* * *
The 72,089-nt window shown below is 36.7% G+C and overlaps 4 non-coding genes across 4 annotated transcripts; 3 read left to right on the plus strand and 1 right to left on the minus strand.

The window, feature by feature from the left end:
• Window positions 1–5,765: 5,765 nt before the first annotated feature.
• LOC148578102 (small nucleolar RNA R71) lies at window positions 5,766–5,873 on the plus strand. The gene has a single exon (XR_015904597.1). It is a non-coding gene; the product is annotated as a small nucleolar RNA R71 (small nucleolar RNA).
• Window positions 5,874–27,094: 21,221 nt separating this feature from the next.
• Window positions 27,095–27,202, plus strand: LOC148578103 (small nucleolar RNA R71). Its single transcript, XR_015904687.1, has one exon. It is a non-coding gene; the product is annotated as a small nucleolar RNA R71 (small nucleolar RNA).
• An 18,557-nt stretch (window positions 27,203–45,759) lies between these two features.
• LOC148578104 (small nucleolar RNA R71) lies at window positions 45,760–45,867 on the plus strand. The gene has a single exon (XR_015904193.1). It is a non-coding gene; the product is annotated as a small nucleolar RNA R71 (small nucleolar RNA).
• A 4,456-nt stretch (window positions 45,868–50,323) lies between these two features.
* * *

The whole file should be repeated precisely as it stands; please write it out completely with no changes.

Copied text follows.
The 72,089-nt window shown below is 36.7% G+C and overlaps 4 non-coding genes across 4 annotated transcripts; 3 read left to right on the plus strand and 1 right to left on the minus strand.

The window, feature by feature from the left end:
• Window positions 1–5,765: 5,765 nt before the first annotated feature.
• LOC148578102 (small nucleolar RNA R71) lies at window positions 5,766–5,873 on the plus strand. The gene has a single exon (XR_015904597.1). It is a non-coding gene; the product is annotated as a small nucleolar RNA R71 (small nucleolar RNA).
• Window positions 5,874–27,094: 21,221 nt separating this feature from the next.
• Window positions 27,095–27,202, plus strand: LOC148578103 (small nucleolar RNA R71). Its single transcript, XR_015904687.1, has one exon. It is a non-coding gene; the product is annotated as a small nucleolar RNA R71 (small nucleolar RNA).
• An 18,557-nt stretch (window positions 27,203–45,759) lies between these two features.
• LOC148578104 (small nucleolar RNA R71) lies at window positions 45,760–45,867 on the plus strand. The gene has a single exon (XR_015904193.1). It is a non-coding gene; the product is annotated as a small nucleolar RNA R71 (small nucleolar RNA).
• A 4,456-nt stretch (window positions 45,868–50,323) lies between these two features.